Tuesday, February 26, 2013


First, there was WILLIAM ALLEGREZZA by William Allegrezza.

Then came the high of THE ALLEGREZZA FICCIONE by Mark Young.

Then came the mischief of THE ALLEGREZZA BENCH by Eileen Tabios.

Wonder how Bill shall next multiply. Meanwhile, I tell ya: I just LIVE to amuse moiself.    

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Saturday, February 23, 2013


am being quite raucous over HERE WHERE I SIT, with the latest being avatar-ish on Joanne Kyger!


Wednesday, February 20, 2013


a literary/arts journal out of Buffalo, N.Y., just gave THE AWAKENING a mini-review in its issue #7.  Thank you Edric Mesmer.  It's brief enough so I'll replicate in full here:

Review By Edric Mesmer

Four meditations: spoofing on and getting off the modernist obsession with erotic contagion; dispatches from 9/11 for the poem that refuses to be written; the kaleidoscopic universality of pain as it dejectedly finds representation; a consideration of artwork by Filipino-American artist jenifer k. wofford. All these seeding our inheritances. The syphilitic metonym for a sexually-driven modernism is mirthful in its moves between hard-line phallocentrism and a lyrically-loaded vocab: “When I wish to soar from / the surface of words, I do not think of ‘Ezra Pound,’ // ‘penis,’ or ‘anus.’ I think of azure, kimono, aprocito, / adobe, Angkor Wat, magenta, anvil, silver moth …” From here there is a concentrated shift from the literarily investigative to the poetry of witness. Emails from September 2001 (incidentally, the author’s birthday) cohere in an antipoetic missive of community, synthesizing pathos. Ultimately, the collection must look at that which does not easily bear witness, as the many atrocities of modern poverty configure a media that cannot be or will not be televised. The poem becomes that televisionary channel-surfing: “… American press don’t buy these kinds of pictures. / Other countries do.’)” bleeds stringently back into triadic line. “Who determines what / leaves us / speechless? // Who—there is / a Who!— / determines // what’s allowed?”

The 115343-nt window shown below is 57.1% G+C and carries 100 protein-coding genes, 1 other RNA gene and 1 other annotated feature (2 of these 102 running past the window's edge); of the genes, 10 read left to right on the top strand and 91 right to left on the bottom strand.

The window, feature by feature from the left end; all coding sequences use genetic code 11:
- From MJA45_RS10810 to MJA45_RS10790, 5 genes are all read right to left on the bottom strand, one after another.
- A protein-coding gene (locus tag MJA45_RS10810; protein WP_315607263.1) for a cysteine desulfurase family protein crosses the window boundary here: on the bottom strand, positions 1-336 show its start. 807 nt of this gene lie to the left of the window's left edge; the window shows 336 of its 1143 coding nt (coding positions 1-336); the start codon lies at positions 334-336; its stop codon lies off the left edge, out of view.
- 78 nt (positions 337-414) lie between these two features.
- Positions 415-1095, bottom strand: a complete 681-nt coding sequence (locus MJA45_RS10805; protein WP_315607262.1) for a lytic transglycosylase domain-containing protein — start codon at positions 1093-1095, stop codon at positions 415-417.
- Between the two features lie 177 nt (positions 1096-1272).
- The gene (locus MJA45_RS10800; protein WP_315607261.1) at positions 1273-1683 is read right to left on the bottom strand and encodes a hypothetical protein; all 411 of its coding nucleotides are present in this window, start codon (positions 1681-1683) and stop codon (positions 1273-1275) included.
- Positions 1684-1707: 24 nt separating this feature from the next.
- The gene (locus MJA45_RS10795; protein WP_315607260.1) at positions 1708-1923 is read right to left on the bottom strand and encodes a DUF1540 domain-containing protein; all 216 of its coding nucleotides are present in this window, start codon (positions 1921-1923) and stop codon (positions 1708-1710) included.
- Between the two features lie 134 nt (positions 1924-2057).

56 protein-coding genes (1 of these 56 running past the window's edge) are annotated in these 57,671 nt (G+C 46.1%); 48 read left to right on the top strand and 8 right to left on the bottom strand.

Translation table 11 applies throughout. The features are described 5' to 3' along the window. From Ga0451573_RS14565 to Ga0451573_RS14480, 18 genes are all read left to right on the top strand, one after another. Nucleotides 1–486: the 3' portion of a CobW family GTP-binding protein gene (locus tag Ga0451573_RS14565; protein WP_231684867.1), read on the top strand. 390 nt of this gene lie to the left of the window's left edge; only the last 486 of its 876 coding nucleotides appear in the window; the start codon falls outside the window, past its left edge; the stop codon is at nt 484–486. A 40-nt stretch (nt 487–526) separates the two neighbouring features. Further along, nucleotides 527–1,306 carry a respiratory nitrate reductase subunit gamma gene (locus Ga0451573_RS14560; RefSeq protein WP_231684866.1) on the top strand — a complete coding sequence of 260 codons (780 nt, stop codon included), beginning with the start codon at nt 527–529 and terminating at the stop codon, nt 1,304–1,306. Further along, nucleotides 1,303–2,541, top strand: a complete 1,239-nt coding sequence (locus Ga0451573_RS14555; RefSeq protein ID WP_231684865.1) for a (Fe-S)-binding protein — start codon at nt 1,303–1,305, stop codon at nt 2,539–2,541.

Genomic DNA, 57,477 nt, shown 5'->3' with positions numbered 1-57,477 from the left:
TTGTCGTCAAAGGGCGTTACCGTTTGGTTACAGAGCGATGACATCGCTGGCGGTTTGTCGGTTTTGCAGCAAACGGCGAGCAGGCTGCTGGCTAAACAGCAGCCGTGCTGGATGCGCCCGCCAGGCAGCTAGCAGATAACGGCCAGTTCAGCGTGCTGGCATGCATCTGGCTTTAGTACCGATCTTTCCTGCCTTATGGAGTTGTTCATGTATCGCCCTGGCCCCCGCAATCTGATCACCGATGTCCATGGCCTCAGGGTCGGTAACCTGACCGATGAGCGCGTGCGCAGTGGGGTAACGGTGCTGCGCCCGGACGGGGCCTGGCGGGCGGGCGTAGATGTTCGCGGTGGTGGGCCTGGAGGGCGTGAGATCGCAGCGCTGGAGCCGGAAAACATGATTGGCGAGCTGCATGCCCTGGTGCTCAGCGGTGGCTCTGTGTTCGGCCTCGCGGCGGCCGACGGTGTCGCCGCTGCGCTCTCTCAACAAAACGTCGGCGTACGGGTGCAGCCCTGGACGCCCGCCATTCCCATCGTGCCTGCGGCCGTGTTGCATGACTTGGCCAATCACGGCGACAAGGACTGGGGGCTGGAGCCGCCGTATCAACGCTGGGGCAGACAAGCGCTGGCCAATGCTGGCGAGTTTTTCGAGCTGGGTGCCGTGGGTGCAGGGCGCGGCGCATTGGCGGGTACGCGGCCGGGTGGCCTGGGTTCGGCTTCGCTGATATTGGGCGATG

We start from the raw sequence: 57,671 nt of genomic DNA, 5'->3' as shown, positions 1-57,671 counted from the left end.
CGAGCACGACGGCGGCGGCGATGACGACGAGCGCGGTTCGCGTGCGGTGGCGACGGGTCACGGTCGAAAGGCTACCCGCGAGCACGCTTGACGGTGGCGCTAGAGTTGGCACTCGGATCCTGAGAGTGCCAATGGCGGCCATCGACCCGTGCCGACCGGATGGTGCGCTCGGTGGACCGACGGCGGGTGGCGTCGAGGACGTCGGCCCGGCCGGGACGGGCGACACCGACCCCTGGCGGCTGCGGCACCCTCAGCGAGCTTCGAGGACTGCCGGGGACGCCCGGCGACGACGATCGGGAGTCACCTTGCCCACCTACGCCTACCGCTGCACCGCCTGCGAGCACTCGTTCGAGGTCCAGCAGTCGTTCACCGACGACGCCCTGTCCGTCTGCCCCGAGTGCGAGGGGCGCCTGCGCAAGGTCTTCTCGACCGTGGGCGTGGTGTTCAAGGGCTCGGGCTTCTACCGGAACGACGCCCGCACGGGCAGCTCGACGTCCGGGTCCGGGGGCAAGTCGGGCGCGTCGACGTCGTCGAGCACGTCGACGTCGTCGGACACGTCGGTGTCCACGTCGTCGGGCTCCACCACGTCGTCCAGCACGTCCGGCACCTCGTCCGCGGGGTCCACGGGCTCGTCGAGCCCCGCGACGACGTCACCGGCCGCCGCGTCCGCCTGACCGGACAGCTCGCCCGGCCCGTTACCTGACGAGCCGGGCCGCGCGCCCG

Hope that tickles your interest into checking out moi book!  It's asleep until a reader wakes it!

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Sunday, February 17, 2013


Oh, Hello. I wanted to say that in addition to THE AWAKENING which was my first book release in 2013, I’ve created another 19 books. Sip: coffee: Nicaraguan blend: Yum. So, you can peruse a list of some of the 19 books over HERE. After said perusal, she says in the most friendly of tones, you might even want to read them by clicking on their rather fetching links. Sip. Yum. I hope you relish some of them.